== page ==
I worked full-time for Billabong for twenty years. But you can get to surf a lot too, being a rep and living in South Africa (laughs). I used to manage my time well and get down to Cape Town and surf big waves, and then J-Bay, and do my trip to Indo or West Oz. Every year I’d try do a trip somewhere where the waves were bigger. That just stood me in good stead for when the (Red Bull) Big Wave Africa came along in the 90s. And from there we all learnt together - how to surf bigger waves, proper big waves, through Big Wave Africa. Up until then I think most of us had only surfed up to 15 feet or so. Big Wave Africa made us see that the possibilities were bigger than that, 20 foot, 25 feet... Luckily for me I had the best teachers in the world right there in Cape Town. Guys like Mickey Duffus and Davey Stolk and to a lesser extent the rastas, Ian Armstrong and Cass Collier. I think that was a big turning point, when those guys won the (1999 ISA Big Wave) World Championships at Todos Santos. They showed us what was possible: if you surfed a lot in Cape Town, it automatically gave you the skills to be able to compete against the best in the world. It all just kinda snowballed from there to meeting Greg Long and Grant Washburn, and them saying ‘Oh, you can probably surf Mavericks well if you can surf Dungeons’. At first I was like ‘Nah, I’ll never be able to surf Mavericks’. I’d seen the pictures and it looked way too big and gnarly, but they convinced me ‘no, you’ll be able to surf it’. Eventually I got over there and the rest is history.
But was there a point where you made a conscious choice that you were going to pursue being a professional surfer full-time?
Well, that was kinda forced on me. When the Aussies took over Billabong South Africa (in 2008), the new CEO at the time came out to SA and pointed me out. I’d just won Mavericks and I still wanted to be a rep and I just wanted to surf part time, if you can call it that. I wasn’t too interested in becoming a professional surfer, I was happy in my job but he picked me out in the first meeting and said ‘Hey you, you’re working full time, there’s no more surfing for you’. That was bizarre because he had a Mavericks champion as a rep… That blew all the wind out my sails. I probably stayed on for another year as a rep and then said ‘look, I want to surf, I want to be able to go compete at Mavericks and defend my title at least’. And they told me I had to choose one or the other. So I chose to go surfing. That was the first major decision I made towards being a pro surfer. Because there was good money in repping. It would have been perfect for me to keep doing that and leave for a month, come back, have the security. But that was the first great decision of my life. And to their credit, they offered me a decent sponsorship deal. Nothing like what the other guys who were at my level were getting, but because I had saved, I’d paid off my house and had other interests, it was enough for me to go live the dream for a few years.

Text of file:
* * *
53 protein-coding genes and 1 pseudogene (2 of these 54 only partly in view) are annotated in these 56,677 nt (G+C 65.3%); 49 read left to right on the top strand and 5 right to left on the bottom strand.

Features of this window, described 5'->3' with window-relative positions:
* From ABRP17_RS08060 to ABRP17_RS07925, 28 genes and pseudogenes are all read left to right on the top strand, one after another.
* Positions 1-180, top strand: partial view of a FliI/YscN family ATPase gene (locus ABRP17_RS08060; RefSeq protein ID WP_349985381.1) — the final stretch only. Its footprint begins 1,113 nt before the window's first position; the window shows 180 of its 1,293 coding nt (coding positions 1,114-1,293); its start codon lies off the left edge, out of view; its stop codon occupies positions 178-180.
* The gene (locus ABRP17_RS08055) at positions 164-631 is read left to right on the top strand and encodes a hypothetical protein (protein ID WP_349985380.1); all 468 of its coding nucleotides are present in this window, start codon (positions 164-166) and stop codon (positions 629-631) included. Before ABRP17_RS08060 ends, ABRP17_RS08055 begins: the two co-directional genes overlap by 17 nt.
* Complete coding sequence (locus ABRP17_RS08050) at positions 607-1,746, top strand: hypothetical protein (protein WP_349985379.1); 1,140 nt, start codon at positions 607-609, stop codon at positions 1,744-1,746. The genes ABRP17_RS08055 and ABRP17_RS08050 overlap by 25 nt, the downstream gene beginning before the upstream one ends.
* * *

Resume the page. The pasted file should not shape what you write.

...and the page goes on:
And then that ended.